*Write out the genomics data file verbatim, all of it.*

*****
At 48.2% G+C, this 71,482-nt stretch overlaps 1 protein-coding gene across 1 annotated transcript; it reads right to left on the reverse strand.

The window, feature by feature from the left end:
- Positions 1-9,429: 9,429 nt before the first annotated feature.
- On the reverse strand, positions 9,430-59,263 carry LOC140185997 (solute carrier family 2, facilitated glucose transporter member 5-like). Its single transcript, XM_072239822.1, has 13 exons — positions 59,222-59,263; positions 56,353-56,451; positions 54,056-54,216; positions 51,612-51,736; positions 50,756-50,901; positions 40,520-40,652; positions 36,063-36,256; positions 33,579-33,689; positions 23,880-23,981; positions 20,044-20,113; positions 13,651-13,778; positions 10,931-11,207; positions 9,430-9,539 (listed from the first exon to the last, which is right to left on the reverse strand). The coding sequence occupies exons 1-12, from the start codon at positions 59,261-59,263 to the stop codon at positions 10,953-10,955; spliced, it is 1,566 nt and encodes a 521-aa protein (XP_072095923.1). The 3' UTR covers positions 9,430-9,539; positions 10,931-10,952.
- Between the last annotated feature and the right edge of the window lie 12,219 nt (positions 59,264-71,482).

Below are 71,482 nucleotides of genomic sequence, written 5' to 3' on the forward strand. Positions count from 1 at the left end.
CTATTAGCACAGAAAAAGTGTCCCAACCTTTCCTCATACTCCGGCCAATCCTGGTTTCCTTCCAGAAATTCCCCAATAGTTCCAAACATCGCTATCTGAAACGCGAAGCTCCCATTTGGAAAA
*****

At 48.2% G+C, this 71,482-nt stretch overlaps 1 protein-coding gene across 1 annotated transcript; it reads right to left on the reverse strand.

The window, feature by feature from the left end:
- Positions 1-9,429: 9,429 nt before the first annotated feature.
- On the reverse strand, positions 9,430-59,263 carry LOC140185997 (solute carrier family 2, facilitated glucose transporter member 5-like). Its single transcript, XM_072239822.1, has 13 exons — positions 59,222-59,263; positions 56,353-56,451; positions 54,056-54,216; positions 51,612-51,736; positions 50,756-50,901; positions 40,520-40,652; positions 36,063-36,256; positions 33,579-33,689; positions 23,880-23,981; positions 20,044-20,113; positions 13,651-13,778; positions 10,931-11,207; positions 9,430-9,539 (listed from the first exon to the last, which is right to left on the reverse strand). The coding sequence occupies exons 1-12, from the start codon at positions 59,261-59,263 to the stop codon at positions 10,953-10,955; spliced, it is 1,566 nt and encodes a 521-aa protein (XP_072095923.1). The 3' UTR covers positions 9,430-9,539; positions 10,931-10,952.
- Between the last annotated feature and the right edge of the window lie 12,219 nt (positions 59,264-71,482).

Below are 71,482 nucleotides of genomic sequence, written 5' to 3' on the forward strand. Positions count from 1 at the left end.
CTATTAGCACAGAAAAAGTGTCCCAACCTTTCCTCATACTCCGGCCAATCCTGGTTTCCTTCCAGAAATTCCCCAATAGTTCCAAACATCGCTATCTGAAACGCGAAGCTCCCATTTGGAAAA